U.S. stock futures indicated the Dow industrials were ready to open at a fresh all-time high on Monday, with momentum driven as equity investors shook off the defeat of Italy's constitution-reform referendum and amid signs of steady U.S. economic growth.
Futures for the Dow Jones Industrial Average rose 73 points, or 0.4%, to 19,230, while those for the S&P 500 gained 7.4 points, or 0.3%, to 2,199.25. Nasdaq-100 futures jumped 19.75 points, or 0.4%, to 4,758.25.
The Dow industrials closed at a record high last Thursday of 19,191.93, and touched an intraday high of 19,214.30. Futures offer a gauge of where the index could open, and Monday's move indicate a new high is in store for investors.
"The combination of steady U.S .economic growth, which won't need too hawkish a stance from the FOMC to manage, along with the prospect of further QE from the ECB seems to be generating perfect conditions to extend the bull market rally," said Jamieson Blake, retail sales manager at ADS Securities London, in a note to clients.
On Thursday, the European Central Bank will hold its regular monetary policy meeting to decide on the scope of its quantitative easing and other measures.
Recovering from weak premarket action, the Stoxx Europe 600 rose 1%, fighting losses after Italian voters rejected constitutional changes backed by their government. The broader Italian stock market searched for firm direction but Italian bank shares struggled.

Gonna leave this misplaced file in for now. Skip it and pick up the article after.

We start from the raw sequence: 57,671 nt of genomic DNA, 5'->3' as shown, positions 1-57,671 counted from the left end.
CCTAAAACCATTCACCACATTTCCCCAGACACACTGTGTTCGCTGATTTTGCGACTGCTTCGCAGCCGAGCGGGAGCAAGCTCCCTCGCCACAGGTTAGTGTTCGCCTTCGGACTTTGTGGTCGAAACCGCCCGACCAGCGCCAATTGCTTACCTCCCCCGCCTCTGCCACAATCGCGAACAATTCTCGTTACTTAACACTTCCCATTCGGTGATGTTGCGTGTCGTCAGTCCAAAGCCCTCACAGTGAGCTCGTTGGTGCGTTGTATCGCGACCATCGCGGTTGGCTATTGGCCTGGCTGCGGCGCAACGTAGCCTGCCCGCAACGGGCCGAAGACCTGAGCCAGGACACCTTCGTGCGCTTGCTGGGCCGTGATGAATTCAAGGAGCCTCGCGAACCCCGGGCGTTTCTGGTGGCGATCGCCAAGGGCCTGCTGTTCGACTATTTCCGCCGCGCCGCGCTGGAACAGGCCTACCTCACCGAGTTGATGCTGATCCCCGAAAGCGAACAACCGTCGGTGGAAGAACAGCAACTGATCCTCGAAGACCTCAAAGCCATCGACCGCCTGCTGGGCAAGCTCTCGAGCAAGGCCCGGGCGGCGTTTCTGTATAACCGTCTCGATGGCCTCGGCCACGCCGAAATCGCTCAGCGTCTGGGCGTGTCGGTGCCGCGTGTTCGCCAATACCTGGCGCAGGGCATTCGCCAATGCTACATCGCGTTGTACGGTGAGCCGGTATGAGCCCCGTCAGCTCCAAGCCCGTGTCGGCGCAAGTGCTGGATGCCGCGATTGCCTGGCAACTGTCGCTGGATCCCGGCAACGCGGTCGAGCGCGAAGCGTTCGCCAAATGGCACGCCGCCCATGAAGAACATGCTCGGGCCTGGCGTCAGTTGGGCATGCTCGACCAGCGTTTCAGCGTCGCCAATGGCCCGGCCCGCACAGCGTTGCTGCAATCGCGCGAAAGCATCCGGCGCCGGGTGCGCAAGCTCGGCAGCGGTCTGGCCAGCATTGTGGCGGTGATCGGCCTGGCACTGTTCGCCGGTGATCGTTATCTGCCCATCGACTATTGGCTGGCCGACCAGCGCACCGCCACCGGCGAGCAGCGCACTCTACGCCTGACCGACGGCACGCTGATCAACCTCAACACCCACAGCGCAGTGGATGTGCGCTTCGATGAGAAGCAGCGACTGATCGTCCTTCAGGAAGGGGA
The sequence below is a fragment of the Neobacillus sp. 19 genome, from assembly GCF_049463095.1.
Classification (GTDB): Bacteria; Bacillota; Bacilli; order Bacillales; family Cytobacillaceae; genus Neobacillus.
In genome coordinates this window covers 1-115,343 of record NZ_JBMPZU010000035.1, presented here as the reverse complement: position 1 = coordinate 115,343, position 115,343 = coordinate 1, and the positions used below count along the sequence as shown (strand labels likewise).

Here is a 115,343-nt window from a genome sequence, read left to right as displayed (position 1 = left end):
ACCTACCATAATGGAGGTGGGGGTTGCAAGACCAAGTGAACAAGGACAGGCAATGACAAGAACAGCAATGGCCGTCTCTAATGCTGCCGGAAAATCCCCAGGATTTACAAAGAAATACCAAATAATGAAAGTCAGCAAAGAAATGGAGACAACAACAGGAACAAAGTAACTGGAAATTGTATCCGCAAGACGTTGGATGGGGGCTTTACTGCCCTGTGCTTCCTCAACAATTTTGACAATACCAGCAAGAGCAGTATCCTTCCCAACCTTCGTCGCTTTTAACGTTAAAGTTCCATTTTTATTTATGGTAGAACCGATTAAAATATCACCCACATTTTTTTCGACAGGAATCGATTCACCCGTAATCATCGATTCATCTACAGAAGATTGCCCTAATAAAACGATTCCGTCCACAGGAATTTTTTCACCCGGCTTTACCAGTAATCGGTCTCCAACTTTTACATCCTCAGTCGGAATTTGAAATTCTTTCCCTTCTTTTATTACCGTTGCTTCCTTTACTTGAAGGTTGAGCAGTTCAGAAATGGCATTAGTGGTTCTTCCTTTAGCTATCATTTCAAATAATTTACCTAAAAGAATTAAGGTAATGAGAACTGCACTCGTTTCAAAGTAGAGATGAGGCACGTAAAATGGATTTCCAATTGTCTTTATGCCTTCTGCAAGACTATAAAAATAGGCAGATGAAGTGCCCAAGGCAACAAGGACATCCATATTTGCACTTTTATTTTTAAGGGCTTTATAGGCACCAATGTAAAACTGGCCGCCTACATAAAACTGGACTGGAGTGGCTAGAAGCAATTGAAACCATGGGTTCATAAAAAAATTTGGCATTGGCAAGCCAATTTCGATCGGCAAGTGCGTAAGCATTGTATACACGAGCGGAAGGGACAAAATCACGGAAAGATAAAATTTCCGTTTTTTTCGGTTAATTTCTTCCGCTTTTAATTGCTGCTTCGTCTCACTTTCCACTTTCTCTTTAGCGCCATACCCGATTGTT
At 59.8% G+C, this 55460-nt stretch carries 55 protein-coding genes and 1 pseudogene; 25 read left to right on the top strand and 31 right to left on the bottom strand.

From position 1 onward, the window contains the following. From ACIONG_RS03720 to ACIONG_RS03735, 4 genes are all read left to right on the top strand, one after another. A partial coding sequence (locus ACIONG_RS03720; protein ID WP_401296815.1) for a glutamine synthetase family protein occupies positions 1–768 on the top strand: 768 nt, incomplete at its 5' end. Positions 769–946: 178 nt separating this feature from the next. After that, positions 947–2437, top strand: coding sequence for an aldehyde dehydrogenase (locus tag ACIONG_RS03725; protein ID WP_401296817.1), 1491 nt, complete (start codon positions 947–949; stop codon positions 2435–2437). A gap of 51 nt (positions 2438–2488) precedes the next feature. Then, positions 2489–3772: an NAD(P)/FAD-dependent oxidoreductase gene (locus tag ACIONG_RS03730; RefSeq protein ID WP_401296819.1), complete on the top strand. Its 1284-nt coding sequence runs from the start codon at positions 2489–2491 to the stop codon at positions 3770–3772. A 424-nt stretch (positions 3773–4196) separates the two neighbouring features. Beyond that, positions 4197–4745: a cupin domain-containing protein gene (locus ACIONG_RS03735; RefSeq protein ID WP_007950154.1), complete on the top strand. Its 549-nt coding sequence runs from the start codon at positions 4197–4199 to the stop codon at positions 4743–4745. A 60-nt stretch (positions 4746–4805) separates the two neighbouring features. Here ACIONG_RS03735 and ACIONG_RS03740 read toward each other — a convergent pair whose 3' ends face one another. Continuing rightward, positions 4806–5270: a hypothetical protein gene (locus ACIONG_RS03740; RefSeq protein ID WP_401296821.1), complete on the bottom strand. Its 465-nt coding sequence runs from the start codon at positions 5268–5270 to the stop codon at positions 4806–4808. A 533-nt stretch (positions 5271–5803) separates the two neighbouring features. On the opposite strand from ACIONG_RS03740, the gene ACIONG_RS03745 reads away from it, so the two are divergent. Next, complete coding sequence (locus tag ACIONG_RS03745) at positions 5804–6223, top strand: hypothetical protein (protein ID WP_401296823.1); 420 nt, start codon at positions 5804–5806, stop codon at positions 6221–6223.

The government had argued the changes would have made it easier to pass laws, notably those aimed at helping its embattled bank sector. Prime Minister Matteo Renzi announced he would resign on the heels of the result.
The move creates some uncertainty for Europe's fourth-largest economy, and was viewed as a win for Italian euroskeptics, specifically the 5 Star Movement, which has campaigned for the country to leave the euro.
Shaking it off: But U.S. investors appeared ready to take the news in stride.
"Perhaps the backing of the central bank to contain any negative fallout is helping to keep investor spirits up, even though the result itself may have just presented an opportunity to another antiestablishment movement that favors a referendum on eurozone membership," said Craig Erlam, senior market analyst at Oanda, in emailed comments.
The bulk of the reaction fell on the euro , which hit a 21-month low against the dollar before paring the decline.
U.S. stocks ended last week largely lower, with weaker-than-expected payrolls data weighing on equities Friday. The S&P 500 index fell 1% for the week, while the Nasdaq Composite Index dropped 2.7%, its worst weekly loss since before the Nov. 8 presidential election.
Some worry that Wall Street is due for a breather after a run-up in stocks since the surprise election win for Donald Trump, though Monday's action indicated that may not happen right away.